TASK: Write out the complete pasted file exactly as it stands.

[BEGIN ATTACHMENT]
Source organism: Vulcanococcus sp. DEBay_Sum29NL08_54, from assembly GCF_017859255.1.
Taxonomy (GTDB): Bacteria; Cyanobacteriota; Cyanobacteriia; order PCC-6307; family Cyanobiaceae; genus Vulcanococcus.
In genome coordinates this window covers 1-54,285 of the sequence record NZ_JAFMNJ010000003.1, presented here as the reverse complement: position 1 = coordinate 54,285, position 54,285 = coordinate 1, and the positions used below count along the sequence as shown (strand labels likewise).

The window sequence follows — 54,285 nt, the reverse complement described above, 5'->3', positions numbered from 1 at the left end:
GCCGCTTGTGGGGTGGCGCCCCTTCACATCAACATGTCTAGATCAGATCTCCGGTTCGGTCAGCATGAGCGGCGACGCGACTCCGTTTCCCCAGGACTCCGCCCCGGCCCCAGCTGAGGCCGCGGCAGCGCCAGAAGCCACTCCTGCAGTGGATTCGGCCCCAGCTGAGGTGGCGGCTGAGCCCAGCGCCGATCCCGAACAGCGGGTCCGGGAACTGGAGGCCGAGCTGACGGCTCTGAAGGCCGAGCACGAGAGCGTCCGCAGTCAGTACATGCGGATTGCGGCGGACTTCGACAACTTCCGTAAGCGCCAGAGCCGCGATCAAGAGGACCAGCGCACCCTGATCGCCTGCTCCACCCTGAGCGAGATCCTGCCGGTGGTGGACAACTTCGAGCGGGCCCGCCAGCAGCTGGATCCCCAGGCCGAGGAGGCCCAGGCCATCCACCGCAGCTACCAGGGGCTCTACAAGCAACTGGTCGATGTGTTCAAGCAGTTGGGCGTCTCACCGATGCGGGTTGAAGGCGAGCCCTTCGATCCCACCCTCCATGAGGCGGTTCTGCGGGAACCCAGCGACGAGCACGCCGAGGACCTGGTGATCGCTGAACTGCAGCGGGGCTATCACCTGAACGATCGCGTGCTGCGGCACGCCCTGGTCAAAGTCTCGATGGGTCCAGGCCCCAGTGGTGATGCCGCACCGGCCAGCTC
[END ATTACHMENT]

Source organism: Vulcanococcus sp. DEBay_Sum29NL08_54, from assembly GCF_017859255.1.
Taxonomy (GTDB): Bacteria; Cyanobacteriota; Cyanobacteriia; order PCC-6307; family Cyanobiaceae; genus Vulcanococcus.
In genome coordinates this window covers 1-54,285 of the sequence record NZ_JAFMNJ010000003.1, presented here as the reverse complement: position 1 = coordinate 54,285, position 54,285 = coordinate 1, and the positions used below count along the sequence as shown (strand labels likewise).

The window sequence follows — 54,285 nt, the reverse complement described above, 5'->3', positions numbered from 1 at the left end:
GCCGCTTGTGGGGTGGCGCCCCTTCACATCAACATGTCTAGATCAGATCTCCGGTTCGGTCAGCATGAGCGGCGACGCGACTCCGTTTCCCCAGGACTCCGCCCCGGCCCCAGCTGAGGCCGCGGCAGCGCCAGAAGCCACTCCTGCAGTGGATTCGGCCCCAGCTGAGGTGGCGGCTGAGCCCAGCGCCGATCCCGAACAGCGGGTCCGGGAACTGGAGGCCGAGCTGACGGCTCTGAAGGCCGAGCACGAGAGCGTCCGCAGTCAGTACATGCGGATTGCGGCGGACTTCGACAACTTCCGTAAGCGCCAGAGCCGCGATCAAGAGGACCAGCGCACCCTGATCGCCTGCTCCACCCTGAGCGAGATCCTGCCGGTGGTGGACAACTTCGAGCGGGCCCGCCAGCAGCTGGATCCCCAGGCCGAGGAGGCCCAGGCCATCCACCGCAGCTACCAGGGGCTCTACAAGCAACTGGTCGATGTGTTCAAGCAGTTGGGCGTCTCACCGATGCGGGTTGAAGGCGAGCCCTTCGATCCCACCCTCCATGAGGCGGTTCTGCGGGAACCCAGCGACGAGCACGCCGAGGACCTGGTGATCGCTGAACTGCAGCGGGGCTATCACCTGAACGATCGCGTGCTGCGGCACGCCCTGGTCAAAGTCTCGATGGGTCCAGGCCCCAGTGGTGATGCCGCACCGGCCAGCTC